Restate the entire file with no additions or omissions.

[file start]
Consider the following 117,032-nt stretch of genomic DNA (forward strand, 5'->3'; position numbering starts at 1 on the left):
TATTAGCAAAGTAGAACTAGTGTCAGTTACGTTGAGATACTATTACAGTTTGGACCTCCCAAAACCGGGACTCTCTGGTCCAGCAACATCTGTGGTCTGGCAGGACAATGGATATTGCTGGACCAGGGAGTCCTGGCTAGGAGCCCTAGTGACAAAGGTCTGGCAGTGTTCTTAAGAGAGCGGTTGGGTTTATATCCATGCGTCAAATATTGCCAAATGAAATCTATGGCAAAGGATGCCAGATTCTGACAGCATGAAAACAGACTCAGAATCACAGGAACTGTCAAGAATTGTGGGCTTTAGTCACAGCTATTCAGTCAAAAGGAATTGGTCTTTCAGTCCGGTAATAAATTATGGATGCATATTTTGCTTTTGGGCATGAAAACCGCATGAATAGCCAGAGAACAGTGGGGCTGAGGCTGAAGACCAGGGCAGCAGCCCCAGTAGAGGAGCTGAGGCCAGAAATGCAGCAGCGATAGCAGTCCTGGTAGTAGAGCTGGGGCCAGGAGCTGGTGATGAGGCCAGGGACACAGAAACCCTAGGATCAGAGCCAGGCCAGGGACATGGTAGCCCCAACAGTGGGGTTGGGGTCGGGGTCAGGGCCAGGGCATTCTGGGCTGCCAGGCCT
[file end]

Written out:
Consider the following 117,032-nt stretch of genomic DNA (forward strand, 5'->3'; position numbering starts at 1 on the left):
TATTAGCAAAGTAGAACTAGTGTCAGTTACGTTGAGATACTATTACAGTTTGGACCTCCCAAAACCGGGACTCTCTGGTCCAGCAACATCTGTGGTCTGGCAGGACAATGGATATTGCTGGACCAGGGAGTCCTGGCTAGGAGCCCTAGTGACAAAGGTCTGGCAGTGTTCTTAAGAGAGCGGTTGGGTTTATATCCATGCGTCAAATATTGCCAAATGAAATCTATGGCAAAGGATGCCAGATTCTGACAGCATGAAAACAGACTCAGAATCACAGGAACTGTCAAGAATTGTGGGCTTTAGTCACAGCTATTCAGTCAAAAGGAATTGGTCTTTCAGTCCGGTAATAAATTATGGATGCATATTTTGCTTTTGGGCATGAAAACCGCATGAATAGCCAGAGAACAGTGGGGCTGAGGCTGAAGACCAGGGCAGCAGCCCCAGTAGAGGAGCTGAGGCCAGAAATGCAGCAGCGATAGCAGTCCTGGTAGTAGAGCTGGGGCCAGGAGCTGGTGATGAGGCCAGGGACACAGAAACCCTAGGATCAGAGCCAGGCCAGGGACATGGTAGCCCCAACAGTGGGGTTGGGGTCGGGGTCAGGGCCAGGGCATTCTGGGCTGCCAGGCCT